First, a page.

Claude Monet Paintings 1889-1894

Haystacks: End of Summer by Claude Monet  lighting on the subject. See more pictures of Monet's paintings.

Claude Monet's travels in the 1880's had refined his idea of a series. Monet began to direct his attention to a particular feature of the landscape so he could observe the subtle variations in color and illumination over the course of a day. He employed several canvases to capture a single view, switching from one to the next as the light changed.

He now sought to intensify this experience by reducing his options among the factors he could control -- subject, angle, position of easel -- to better comprehend the infinite modulation of tone as light passed over a surface. An effect might only last a moment; the slightest shift of the light source would alter colors, tonality, and the dimensions of the shadows.

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 Monet Image Gallery

Monet had realized that light transformed the essential appearance of his subject. To understand it -- and to realize it on his canvas -- required that he address the subject again and again, if only to capture an instantaneous observation within the infinite range of visual possibilities.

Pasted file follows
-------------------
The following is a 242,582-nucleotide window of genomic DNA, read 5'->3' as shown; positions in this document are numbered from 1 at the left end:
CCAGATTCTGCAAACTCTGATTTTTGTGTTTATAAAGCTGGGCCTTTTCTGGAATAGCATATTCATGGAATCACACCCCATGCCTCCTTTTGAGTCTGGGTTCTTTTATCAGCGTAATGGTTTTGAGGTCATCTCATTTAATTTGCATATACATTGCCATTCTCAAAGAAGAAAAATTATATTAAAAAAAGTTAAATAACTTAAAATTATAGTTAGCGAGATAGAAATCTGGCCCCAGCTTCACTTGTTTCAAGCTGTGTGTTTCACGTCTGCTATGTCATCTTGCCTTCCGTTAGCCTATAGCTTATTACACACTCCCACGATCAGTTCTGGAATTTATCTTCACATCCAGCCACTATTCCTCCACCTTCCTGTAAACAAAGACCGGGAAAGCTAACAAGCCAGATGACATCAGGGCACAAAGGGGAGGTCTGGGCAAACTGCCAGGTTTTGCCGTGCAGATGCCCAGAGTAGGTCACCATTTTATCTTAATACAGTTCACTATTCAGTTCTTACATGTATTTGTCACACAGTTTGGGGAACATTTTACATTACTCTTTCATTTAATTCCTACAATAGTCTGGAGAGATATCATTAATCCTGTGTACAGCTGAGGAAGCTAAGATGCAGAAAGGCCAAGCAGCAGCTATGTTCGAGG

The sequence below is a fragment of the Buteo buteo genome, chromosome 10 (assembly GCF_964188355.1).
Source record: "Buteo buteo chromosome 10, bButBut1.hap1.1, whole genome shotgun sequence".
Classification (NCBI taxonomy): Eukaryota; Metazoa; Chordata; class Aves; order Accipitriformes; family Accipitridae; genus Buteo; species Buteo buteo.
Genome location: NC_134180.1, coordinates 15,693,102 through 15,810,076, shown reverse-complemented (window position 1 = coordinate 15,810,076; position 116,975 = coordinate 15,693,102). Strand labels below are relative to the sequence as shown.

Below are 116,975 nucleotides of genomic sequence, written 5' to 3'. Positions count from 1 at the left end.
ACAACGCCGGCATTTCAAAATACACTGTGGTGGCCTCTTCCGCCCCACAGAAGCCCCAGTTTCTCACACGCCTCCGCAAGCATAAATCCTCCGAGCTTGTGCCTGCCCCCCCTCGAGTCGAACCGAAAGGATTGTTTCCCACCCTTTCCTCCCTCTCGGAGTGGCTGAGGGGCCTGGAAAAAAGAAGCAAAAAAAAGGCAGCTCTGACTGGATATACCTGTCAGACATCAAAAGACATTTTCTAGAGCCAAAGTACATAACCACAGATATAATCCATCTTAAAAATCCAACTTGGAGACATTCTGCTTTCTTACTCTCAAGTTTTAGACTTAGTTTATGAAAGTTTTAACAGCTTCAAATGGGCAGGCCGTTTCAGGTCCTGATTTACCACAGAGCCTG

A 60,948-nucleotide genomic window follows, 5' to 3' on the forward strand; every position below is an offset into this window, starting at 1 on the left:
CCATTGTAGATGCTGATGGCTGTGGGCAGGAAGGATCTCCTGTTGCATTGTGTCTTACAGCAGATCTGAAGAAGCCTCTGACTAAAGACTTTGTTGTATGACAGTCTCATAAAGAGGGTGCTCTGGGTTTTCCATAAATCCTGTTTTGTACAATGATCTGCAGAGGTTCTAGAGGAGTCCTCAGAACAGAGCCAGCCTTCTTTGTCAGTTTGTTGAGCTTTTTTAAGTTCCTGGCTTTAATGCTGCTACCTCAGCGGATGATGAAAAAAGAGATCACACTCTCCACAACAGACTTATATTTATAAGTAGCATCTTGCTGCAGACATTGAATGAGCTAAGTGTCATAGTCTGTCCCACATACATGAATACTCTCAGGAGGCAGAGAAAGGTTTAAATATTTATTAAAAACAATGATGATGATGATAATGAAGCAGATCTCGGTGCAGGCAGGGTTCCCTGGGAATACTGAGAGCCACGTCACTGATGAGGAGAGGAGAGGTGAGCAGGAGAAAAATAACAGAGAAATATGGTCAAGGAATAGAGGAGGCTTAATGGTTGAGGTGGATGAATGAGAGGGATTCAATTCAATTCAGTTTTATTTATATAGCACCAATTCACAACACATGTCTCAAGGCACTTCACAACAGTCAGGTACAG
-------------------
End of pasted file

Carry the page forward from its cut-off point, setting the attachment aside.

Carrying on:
In October 1890, Monet wrote to his friend the writer Gustave Geoffroy that the project he had undertaken was posing unexpected problems. The autumn sun set quickly, and he found that his brush and his eye were not swift enough to record what he had observed. Monet was painting stacks of wheat.

Two years earlier he had become intrigued with the way the local farmers stored their wheat in large mounds in the cleared fields outside Giverny. The rounded contour of the stack suggested to him a stable "envelope" that would be transformed by the fugitive effects of the sun's illumination as it moved east to west in the sky at a slightly different angle each day of the year.

As he worked on the Channel coast, on the Riviera, and in Britanny, Monet began to direct his attention to a particular feature of the landscape so he could observe the subtle variations in color and illumination over the course of a day. He employed several canvases to capture a single view, switching from one to the next as the light changed.

But the volatile weather kept Monet's subject vital and in flux, and he worked to the point of exhaustion. By early April, his energy was spent, and he returned to Giverny having painted 30 works over the course of his two campaigns. Cézanne visited Giverny that November, and he was astonished to see Monet's new work.